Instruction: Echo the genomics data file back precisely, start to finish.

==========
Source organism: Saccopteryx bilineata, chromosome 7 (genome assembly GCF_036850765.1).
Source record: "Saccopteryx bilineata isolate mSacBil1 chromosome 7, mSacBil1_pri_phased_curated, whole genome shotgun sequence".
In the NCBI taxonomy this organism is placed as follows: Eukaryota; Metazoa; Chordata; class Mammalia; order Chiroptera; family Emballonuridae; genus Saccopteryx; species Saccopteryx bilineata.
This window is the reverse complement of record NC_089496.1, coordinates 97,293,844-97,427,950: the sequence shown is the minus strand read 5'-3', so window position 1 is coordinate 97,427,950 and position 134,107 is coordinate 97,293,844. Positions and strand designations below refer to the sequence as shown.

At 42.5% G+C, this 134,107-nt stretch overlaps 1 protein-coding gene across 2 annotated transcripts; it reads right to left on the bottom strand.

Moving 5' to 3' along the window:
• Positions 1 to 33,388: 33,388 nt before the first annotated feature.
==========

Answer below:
Source organism: Saccopteryx bilineata, chromosome 7 (genome assembly GCF_036850765.1).
Source record: "Saccopteryx bilineata isolate mSacBil1 chromosome 7, mSacBil1_pri_phased_curated, whole genome shotgun sequence".
In the NCBI taxonomy this organism is placed as follows: Eukaryota; Metazoa; Chordata; class Mammalia; order Chiroptera; family Emballonuridae; genus Saccopteryx; species Saccopteryx bilineata.
This window is the reverse complement of record NC_089496.1, coordinates 97,293,844-97,427,950: the sequence shown is the minus strand read 5'-3', so window position 1 is coordinate 97,427,950 and position 134,107 is coordinate 97,293,844. Positions and strand designations below refer to the sequence as shown.

At 42.5% G+C, this 134,107-nt stretch overlaps 1 protein-coding gene across 2 annotated transcripts; it reads right to left on the bottom strand.

Moving 5' to 3' along the window:
• Positions 1 to 33,388: 33,388 nt before the first annotated feature.